World Bank
World Bank

India's general government debt-to-GDP ratio is set to surge, with a World Bank report projecting the ratio at rising to its peak of 89 per cent in the financial year 2022-23, before gradually declining.

The report titled 'India Development Update' for July 2020, noted that with the revenue outlook seriously dented, and new expenditure imperatives, the fiscal deficit and debt of the central and state governments are likely to increase sharply over the next two years.

"India's debt-to-GDP ratio is projected to increase significantly in the short term, reflecting the expected contraction in GDP growth and increase in the primary deficit. While there is a significant level of uncertainty around the projections, the general government debt-to-GDP ratio is projected to peak at around 89 per cent in FY22/23 before gradually declining thereafter," it said.

General government debt refers to the overall liabilities of both the Union government and states.

It, however, noted that the country's public debt is expected to remain sustainable because it is mostly denominated in domestic currency, of long or medium-term maturity, and is predominantly held by residents.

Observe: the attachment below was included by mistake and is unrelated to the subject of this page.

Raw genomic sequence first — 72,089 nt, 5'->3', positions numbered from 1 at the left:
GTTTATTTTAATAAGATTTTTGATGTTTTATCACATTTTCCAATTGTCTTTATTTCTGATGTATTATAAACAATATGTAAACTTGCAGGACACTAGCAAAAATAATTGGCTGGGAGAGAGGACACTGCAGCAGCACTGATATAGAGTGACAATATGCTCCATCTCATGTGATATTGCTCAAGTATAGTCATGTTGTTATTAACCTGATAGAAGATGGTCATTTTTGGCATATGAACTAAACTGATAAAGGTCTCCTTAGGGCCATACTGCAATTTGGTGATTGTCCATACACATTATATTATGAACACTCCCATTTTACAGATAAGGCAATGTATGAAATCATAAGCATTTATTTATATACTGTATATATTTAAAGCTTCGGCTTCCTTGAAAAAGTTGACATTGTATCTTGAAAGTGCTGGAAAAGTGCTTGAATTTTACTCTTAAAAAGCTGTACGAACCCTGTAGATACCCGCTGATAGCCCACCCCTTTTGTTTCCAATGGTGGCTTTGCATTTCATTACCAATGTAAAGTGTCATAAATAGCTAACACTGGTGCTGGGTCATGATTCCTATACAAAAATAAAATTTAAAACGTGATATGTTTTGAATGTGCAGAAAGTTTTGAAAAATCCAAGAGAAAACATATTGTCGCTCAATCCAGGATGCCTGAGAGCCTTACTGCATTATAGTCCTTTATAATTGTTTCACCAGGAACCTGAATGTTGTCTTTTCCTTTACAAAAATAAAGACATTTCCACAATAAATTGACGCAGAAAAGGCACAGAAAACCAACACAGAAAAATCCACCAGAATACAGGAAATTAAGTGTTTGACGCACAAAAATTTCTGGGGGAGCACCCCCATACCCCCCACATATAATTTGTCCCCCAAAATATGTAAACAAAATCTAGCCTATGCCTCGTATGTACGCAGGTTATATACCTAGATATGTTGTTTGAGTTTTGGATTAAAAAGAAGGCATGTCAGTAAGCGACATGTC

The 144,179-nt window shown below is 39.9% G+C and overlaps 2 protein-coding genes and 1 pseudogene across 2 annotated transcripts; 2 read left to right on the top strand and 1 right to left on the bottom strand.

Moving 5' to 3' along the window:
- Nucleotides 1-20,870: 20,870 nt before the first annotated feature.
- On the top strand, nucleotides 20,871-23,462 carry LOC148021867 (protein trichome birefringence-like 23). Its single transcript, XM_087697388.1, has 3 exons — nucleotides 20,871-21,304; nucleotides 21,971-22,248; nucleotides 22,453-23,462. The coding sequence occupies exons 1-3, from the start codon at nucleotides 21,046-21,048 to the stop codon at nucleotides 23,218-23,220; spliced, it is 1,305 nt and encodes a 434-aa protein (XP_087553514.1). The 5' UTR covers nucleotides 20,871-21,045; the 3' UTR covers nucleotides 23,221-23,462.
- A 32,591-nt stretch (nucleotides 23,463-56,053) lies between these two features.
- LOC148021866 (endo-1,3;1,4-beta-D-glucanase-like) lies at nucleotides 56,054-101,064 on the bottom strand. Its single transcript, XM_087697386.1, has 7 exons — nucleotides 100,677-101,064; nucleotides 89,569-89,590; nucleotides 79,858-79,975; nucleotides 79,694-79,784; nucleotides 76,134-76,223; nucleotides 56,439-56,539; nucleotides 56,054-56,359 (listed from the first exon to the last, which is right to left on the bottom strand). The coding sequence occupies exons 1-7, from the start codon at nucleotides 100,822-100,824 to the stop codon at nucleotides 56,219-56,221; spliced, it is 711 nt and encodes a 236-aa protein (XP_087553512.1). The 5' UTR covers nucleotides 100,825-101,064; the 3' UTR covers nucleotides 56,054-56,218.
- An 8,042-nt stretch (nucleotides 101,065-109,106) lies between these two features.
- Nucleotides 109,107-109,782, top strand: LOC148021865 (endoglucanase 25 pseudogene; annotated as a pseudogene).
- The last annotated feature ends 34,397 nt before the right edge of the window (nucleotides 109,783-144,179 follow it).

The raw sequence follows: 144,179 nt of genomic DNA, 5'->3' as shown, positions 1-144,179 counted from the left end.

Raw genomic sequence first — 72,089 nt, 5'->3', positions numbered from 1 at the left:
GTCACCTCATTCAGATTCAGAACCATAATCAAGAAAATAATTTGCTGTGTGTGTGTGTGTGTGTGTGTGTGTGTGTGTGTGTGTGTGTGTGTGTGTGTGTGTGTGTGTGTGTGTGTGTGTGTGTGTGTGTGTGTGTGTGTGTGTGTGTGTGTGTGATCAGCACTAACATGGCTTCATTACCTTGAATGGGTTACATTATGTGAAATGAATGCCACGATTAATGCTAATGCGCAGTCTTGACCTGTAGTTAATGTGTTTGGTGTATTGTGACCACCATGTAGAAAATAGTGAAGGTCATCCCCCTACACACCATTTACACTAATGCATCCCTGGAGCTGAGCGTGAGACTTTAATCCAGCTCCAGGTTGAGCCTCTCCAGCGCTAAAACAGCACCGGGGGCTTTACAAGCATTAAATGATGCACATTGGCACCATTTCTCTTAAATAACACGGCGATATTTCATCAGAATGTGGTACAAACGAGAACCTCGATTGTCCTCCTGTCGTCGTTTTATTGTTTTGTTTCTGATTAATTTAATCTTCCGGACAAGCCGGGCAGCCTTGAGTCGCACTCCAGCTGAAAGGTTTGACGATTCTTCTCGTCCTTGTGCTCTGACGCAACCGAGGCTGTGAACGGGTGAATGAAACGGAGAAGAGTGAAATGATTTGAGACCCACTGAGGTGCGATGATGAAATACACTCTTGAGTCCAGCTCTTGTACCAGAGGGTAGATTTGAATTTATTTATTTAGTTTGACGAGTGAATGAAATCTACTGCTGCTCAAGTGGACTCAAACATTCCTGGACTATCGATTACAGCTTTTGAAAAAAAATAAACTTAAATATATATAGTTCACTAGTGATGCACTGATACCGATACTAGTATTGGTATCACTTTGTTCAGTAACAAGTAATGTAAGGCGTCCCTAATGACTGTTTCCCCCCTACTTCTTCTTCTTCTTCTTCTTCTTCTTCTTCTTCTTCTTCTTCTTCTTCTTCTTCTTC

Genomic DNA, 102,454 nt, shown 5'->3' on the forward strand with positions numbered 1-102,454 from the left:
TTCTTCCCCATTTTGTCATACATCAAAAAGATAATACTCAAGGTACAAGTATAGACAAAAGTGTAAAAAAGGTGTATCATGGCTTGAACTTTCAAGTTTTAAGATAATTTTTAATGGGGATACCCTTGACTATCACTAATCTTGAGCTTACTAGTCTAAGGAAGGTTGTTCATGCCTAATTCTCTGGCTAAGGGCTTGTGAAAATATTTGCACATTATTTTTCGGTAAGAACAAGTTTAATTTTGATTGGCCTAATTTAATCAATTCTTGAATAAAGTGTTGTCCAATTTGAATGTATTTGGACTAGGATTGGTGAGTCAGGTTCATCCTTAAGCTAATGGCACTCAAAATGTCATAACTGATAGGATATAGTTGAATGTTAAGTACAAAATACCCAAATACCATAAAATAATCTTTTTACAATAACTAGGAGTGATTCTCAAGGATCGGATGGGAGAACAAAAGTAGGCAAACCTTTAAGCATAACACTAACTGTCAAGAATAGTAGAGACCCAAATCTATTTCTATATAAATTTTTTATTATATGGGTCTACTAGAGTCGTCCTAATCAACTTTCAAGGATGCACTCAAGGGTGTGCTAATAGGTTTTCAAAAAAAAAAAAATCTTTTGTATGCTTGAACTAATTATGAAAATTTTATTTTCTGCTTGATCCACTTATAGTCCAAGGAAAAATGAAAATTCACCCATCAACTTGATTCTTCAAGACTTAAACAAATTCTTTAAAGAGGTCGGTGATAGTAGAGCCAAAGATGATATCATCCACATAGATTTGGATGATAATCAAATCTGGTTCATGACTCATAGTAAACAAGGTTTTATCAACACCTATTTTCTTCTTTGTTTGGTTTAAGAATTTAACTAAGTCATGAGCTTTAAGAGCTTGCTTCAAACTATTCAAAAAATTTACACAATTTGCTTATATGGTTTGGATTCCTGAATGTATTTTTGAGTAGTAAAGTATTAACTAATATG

In a baseline scenario, which takes into account revised growth projections, lower-than-expected divestment proceeds, and new expenditure commitments, the fiscal deficit of the central government is projected to increase to 6.6 per cent of GDP in FY 2020-21 and remain at a high of 5.5 per cent in the following year.

"Assuming that, the states' deficit is contained within 3.5-4.5 per cent of GDP, the deficit of the general government may rise to around 11 per cent in FY 2020-21," it said.

Further, the report also said that the World Bank may project a steeper contraction of the Indian economy for the current financial year, revised from the previous estimate of 3.2 per cent.

It said that amid rapidly evolving conditions, projections made in May are likely to be revised as new information is incorporated, especially as the daily number of cases continues to increase resulting in several states and districts re-imposing lockdowns, and available high frequency indicators show that the economy has not yet reverted to baseline.

In May, the World Bank had projected the Indian economy to contract by 3.2 per cent in FY 2020-21, and predicted rebound slowly in the next fiscal.

According to the report, India needs to continue to implement critical reforms in key areas such as health, labour, land, skills and finance to come out stronger from the impact of the COVID-19 pandemic.

These reforms should aim at enhancing productivity of the Indian economy and spur private investments and exports, it said.

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